The Rural Payments Agency has once again been branded incompetent and unfit for purpose by MPs.
The government’s Public Accounts Select Committee said the agency did not comprehend that it was continuing to fail farmers and its leadership was dysfunctional.
The Committee met in Westminster on Thursday (28 January) to hear evidence on DEFRA‘s response to a Parliamentary Ombudsman report.
The report investigated complaints from 24 farmers over the RPA‘s handling of their 2004 payments.
The Ombudsman, Anne Abraham, had suggested two farmers in particular should receive £3500 and £5000, respectively, for the stress and anxiety caused by payment delays.
DEFRA permanent secretary Dame Helen Ghosh said the department “absolutely accepted” the Ombudsman’s findings that there had been maladministration in getting the payment service right.
But she argued the agency could not be held accountable for not achieving “aspirational targets” set by DEFRA, which were different from statutory targets set by the European Union.
The RPA could not be blamed if farmers had made business decisions based on when the agency suggested they might receive the money, rather than the June payment deadline set by the EU, she added.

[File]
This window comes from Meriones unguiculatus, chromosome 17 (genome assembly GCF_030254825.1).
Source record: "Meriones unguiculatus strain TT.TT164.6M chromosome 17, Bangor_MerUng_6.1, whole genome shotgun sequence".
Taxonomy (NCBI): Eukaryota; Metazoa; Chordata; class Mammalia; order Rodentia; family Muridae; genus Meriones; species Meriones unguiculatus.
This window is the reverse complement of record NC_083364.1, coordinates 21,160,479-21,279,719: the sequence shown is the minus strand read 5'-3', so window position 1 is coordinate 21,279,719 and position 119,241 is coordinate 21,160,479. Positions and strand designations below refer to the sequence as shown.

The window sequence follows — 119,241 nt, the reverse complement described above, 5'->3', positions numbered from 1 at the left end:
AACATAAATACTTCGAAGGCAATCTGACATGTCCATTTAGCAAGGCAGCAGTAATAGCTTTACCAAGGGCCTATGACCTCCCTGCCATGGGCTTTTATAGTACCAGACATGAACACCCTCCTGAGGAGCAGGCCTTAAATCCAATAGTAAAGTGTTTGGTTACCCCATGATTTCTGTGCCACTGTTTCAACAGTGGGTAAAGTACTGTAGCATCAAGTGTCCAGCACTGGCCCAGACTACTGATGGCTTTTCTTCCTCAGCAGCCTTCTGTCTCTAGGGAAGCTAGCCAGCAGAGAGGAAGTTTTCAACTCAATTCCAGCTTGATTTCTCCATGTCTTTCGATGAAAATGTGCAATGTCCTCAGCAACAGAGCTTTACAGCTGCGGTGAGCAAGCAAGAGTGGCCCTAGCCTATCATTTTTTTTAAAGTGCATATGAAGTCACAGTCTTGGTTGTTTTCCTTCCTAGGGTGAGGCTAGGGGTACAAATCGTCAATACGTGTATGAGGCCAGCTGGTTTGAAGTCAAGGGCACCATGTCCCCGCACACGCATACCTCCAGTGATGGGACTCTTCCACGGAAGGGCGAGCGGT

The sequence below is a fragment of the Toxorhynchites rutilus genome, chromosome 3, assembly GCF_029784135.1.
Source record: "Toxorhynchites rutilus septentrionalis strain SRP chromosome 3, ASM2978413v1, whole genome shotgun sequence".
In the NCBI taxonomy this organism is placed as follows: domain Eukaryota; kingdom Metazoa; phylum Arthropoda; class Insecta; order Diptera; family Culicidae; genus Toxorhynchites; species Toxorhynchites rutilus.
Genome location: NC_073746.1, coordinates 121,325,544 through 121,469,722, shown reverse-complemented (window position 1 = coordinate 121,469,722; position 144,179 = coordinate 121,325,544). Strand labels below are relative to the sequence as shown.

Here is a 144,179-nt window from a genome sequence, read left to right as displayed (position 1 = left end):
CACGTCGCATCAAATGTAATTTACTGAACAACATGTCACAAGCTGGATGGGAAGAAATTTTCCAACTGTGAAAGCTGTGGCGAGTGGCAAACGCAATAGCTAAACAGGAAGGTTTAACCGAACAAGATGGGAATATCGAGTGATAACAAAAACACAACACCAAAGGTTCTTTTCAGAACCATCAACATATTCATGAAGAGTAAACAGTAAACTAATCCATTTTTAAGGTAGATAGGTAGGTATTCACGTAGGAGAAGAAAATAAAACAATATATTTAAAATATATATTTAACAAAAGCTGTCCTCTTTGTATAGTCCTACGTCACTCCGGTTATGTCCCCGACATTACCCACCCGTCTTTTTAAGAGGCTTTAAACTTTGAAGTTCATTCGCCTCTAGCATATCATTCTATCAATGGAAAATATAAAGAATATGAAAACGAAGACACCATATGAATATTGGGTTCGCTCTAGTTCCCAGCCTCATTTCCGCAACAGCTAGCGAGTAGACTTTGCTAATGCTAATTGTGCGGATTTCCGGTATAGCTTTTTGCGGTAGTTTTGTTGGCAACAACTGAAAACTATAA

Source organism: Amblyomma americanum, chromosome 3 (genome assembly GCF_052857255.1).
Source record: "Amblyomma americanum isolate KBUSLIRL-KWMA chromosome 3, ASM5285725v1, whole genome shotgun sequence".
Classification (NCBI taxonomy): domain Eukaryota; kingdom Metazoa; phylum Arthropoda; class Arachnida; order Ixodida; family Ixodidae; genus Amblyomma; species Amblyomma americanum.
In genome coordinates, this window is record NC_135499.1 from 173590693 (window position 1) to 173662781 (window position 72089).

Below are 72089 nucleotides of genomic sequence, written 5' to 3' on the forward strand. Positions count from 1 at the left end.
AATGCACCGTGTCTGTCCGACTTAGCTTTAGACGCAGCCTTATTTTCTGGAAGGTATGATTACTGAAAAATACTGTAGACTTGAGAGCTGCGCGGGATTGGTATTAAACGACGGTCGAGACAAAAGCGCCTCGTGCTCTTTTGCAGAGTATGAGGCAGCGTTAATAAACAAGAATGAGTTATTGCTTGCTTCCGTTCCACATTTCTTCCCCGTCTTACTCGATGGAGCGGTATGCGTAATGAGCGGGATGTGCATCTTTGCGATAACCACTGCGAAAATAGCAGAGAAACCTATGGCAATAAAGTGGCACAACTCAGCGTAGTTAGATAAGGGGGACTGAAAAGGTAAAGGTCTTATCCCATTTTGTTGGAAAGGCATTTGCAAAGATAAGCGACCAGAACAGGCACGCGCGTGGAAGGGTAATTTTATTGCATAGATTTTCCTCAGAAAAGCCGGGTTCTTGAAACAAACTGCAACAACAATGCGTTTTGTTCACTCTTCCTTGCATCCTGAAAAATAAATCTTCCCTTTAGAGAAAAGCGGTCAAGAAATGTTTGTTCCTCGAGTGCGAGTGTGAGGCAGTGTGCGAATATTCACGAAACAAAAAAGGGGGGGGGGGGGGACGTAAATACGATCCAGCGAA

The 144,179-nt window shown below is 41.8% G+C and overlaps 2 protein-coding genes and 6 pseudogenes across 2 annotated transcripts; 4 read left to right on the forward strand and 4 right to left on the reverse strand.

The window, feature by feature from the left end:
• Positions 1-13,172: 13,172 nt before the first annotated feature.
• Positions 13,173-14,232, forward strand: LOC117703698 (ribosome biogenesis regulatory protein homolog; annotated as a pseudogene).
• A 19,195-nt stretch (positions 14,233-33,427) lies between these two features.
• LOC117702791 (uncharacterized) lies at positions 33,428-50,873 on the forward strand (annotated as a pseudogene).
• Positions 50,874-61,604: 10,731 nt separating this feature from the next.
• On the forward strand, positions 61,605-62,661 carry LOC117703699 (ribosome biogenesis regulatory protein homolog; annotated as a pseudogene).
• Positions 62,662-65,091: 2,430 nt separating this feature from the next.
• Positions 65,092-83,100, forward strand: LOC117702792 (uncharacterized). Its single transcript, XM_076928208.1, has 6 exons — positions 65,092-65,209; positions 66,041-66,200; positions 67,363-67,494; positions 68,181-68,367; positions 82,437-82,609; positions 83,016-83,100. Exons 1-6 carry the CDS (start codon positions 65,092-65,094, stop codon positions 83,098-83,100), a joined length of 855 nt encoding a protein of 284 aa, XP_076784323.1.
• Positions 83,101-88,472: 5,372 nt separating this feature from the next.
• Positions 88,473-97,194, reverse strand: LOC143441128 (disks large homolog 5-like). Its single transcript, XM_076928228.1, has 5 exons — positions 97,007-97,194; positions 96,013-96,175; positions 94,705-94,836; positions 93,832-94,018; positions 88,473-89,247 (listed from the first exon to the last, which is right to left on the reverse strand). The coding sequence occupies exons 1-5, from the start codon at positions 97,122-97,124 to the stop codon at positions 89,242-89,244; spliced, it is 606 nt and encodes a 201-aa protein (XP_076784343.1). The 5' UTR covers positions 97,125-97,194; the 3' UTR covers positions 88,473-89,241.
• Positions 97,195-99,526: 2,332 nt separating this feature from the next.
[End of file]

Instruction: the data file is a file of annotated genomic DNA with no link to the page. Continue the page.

But committee chairman Tony Wright said there was a “chasm of principle” between the Ombudsman’s report and the RPA.
Committee member Ian Liddell-Grainger said Dame Helen’s arguments were “ridiculous” and that the agency’s performance showed “endemic failure” throughout the whole system.
“I just don’t think you’re up to it,” he added.
Mrs Abraham said unless systemic issues were addressed within DEFRA and the RPA, she expected the agency would be hauled before MPs again.
“There is something about their service, complaint systems and the defensive, legalistic responses we have had that shows unless the RPA and DEFRA get their heads around what farmers’ complaints are about we are going to be here again.
“DEFRA doesn’t get it in terms of customer service and complaint handling.
“It’s bewildering that the department is dragging its heels on something over a point of principle that is so disproportionate.”